This Halloween I camped in the frozen ash near ground zero of the 499,968-acre Biscuit Fire, the nation's largest wildfire of 2002, and the biggest in Oregon for a century. My wife was not wild about the idea.
The Pacific Northwest's largest newspaper, The Oregonian, had just promoted a three-part feature on Biscuit, billing it as the "monster fire." Word was that this inferno had engulfed most of Southwest Oregon's Siskiyou National Forest, including every square inch of the remote Kalmiopsis Wilderness. But as the author of half a dozen Oregon outdoor guidebooks, I needed to see the effects of the fire on the ground, and the Forest Service had finally opened roads into the fire zone that week.
Janell reluctantly agreed to join me. No life stirred in the moonless night as we drove through black woods down a long dirt road. At the primitive trailhead camp, ash puffed with each footstep as we set up the tent in the glare of the car's headlights. We crawled deep into our sleeping bags and slept as if dead. We awoke in a strange new world.
The fire had swept through this area, burning nearly everything at ground level. But the tops of the taller trees were green, and large areas nearby had not burned at all, especially along creeks and in valleys. For the next three days, as we explored the Kalmiopsis Wilderness from different trailheads, we discovered that this monster fire was not the destroyer we had feared. The blaze had tidied up the woods with the care of a fastidious maintenance crew, pruning the lower branches of old-growth trees and clearing away underbrush of manzanita and poison oak.
Our hike along the Illinois River Trail showed how well-adapted to fire these sparse, dry forests are. Even in the few areas where the forest was dense enough to burn hot, turning trees into black snags, wreaths of green were sprouting around the tree bases.
Just three months after the fire, most of the burned deciduous trees such as oaks were growing from their roots. Even Darlingtonia, the insect-eating pitcher plant of the area's hillside bogs, was coming back strong. Dozens of green shoots rose from the scorched remnants of older plants, like miniature green baseball bats emerging from the ooze.
One surprise was that the fire burned the ground itself - the moss and duff that covers steep hillsides of this canyon land. Without that ground cover, rocks had slid down onto many of the trails. Everyone knows that rolling stones gather no moss, but it's less obvious that moss keeps stones from rolling.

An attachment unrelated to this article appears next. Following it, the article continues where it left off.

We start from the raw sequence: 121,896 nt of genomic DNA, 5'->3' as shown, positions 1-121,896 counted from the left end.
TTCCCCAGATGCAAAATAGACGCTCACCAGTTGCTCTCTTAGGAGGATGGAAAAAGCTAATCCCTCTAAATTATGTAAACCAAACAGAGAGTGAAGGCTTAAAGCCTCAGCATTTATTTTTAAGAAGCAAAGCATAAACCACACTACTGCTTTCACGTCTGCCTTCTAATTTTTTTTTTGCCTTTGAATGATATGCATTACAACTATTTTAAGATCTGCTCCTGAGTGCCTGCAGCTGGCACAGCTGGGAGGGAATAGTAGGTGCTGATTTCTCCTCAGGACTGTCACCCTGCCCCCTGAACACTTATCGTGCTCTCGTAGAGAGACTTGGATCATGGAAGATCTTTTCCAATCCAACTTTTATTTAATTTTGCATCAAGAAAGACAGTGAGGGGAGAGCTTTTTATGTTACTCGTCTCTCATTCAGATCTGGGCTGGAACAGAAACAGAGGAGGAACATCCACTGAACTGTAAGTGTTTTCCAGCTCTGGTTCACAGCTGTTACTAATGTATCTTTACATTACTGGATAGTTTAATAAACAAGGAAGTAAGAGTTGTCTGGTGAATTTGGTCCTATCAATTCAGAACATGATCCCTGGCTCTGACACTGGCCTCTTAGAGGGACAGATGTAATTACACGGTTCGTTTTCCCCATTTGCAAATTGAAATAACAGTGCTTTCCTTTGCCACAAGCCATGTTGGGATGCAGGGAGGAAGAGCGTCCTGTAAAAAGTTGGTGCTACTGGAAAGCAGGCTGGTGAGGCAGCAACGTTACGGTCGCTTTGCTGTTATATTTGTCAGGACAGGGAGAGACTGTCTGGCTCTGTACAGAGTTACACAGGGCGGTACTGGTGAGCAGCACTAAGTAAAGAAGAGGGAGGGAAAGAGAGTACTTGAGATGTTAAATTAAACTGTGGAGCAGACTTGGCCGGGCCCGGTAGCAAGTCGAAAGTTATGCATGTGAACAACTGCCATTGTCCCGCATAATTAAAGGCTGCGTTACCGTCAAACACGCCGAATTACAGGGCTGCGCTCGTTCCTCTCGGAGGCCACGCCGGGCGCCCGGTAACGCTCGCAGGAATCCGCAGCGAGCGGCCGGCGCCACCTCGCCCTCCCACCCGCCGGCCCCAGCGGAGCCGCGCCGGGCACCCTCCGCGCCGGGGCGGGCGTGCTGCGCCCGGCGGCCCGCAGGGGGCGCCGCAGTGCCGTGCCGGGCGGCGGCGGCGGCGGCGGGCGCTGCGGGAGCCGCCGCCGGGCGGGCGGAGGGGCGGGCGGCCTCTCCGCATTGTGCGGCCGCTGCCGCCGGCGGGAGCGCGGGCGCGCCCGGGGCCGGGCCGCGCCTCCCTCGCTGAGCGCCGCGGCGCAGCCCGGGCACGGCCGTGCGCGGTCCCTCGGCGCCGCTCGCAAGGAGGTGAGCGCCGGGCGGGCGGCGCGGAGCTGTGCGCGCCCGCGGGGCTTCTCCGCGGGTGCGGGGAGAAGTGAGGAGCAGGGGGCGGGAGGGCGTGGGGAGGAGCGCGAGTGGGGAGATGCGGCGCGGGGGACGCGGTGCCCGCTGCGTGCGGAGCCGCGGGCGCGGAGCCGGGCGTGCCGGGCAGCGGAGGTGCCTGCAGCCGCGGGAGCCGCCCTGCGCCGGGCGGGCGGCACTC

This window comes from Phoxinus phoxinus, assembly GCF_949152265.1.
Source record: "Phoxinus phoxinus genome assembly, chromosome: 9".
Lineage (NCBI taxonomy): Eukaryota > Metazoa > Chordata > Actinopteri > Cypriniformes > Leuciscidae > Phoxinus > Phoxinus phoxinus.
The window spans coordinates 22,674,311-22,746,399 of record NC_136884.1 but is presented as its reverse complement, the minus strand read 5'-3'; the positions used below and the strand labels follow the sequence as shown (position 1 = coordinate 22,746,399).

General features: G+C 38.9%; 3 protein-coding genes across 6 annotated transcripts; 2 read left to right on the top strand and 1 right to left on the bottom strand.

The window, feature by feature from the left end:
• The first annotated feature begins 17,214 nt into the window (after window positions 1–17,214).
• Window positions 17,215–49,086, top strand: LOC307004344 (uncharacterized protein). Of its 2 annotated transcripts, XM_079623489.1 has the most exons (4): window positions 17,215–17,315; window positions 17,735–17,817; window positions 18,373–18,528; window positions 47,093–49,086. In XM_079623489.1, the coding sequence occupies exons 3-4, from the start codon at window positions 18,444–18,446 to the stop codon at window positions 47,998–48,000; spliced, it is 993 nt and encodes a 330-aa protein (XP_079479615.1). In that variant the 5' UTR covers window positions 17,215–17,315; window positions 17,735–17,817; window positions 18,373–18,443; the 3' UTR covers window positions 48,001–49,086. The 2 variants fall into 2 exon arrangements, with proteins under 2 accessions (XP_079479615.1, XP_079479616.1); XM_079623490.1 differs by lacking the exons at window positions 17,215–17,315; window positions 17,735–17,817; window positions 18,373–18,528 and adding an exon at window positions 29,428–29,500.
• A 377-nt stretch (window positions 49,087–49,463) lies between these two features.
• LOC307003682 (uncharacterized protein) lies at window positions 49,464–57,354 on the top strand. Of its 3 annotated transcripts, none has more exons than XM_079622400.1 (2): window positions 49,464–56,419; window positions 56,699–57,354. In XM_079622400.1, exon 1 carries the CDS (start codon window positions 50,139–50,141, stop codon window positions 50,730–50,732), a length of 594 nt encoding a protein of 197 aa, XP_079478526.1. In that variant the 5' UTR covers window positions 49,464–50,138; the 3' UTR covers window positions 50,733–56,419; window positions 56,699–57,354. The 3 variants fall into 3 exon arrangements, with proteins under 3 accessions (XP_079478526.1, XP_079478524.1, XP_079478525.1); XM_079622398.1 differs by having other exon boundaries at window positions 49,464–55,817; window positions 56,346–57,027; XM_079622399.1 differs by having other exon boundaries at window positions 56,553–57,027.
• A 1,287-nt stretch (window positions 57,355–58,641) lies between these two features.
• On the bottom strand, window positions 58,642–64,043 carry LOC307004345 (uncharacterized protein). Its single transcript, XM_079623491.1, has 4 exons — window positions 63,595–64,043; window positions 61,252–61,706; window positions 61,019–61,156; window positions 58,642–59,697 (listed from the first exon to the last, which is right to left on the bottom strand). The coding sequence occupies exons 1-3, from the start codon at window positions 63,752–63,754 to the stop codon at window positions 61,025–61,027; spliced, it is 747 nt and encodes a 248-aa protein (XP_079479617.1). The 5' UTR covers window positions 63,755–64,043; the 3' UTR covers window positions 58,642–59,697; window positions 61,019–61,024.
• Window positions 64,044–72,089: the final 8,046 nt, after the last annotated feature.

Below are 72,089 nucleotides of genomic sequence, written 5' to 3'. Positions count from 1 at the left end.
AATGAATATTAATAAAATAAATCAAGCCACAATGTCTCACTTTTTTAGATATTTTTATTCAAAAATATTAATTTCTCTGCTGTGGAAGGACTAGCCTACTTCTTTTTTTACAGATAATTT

Another oddity was the holes we found snaking through burned ground. It looked as if a giant had repeatedly poked his hand into the ashy dirt, leaving 10-foot tubes where the fingers had been. We realized these holes must be the casts of ancient stumps and roots. After the fire swept through, dry wood must have smoldered underground for months, gradually turning to ash. We found proof for that theory the next day, when we hiked to Babyfoot Lake.
The Kalmiopsis Wilderness has few lakes. One of the largest, Babyfoot Lake, would be rated as a large pond elsewhere. Here in the Klamath Mountains of Southwest Oregon, it's a major attraction. I worried that the Biscuit Fire had left it desolate. The hike was not encouraging. For a mile, the trail traverses one of the bleakest forests inside the wilderness. At an elevation of 4,000 feet, this area had a dense stand of big, even-aged Douglas firs. The fire had ripped through the crowns, leaving black spires. Since the blaze, the burned stubs of beargrass had put out the area's only fresh leaves, and they'd been nibbled back by hungry deer. As we ate lunch by the lake, we noticed a wisp of smoke still curling from a smoldering snag, a last breath of the Biscuit Fire. At the lake itself, moisture from the cool water had preserved a ring of green around the shore, making the lake the calm eye of the area's firestorm.
I climbed to a bluff high above the lake for a wider view. Yes, the lakeshore was a circle of green in a small black spot, but beyond stretched 40 miles of wilderness where virtually all of the old-growth trees had survived. In this larger picture, the forest had been rejuvenated, not devastated.
Janell and I are fond of the Kalmiopsis, having backpacked through its wilds on trips since the 1970s. We came away from our visit reassured that our old friend was still as wild and beautiful as ever. Time will make it more so.
Editor's note: Bill Sullivan is a contributor to Writers on the Range, a service of High Country News in Paonia, Colorado (hcn.org). He writes in Eugene, Oregon.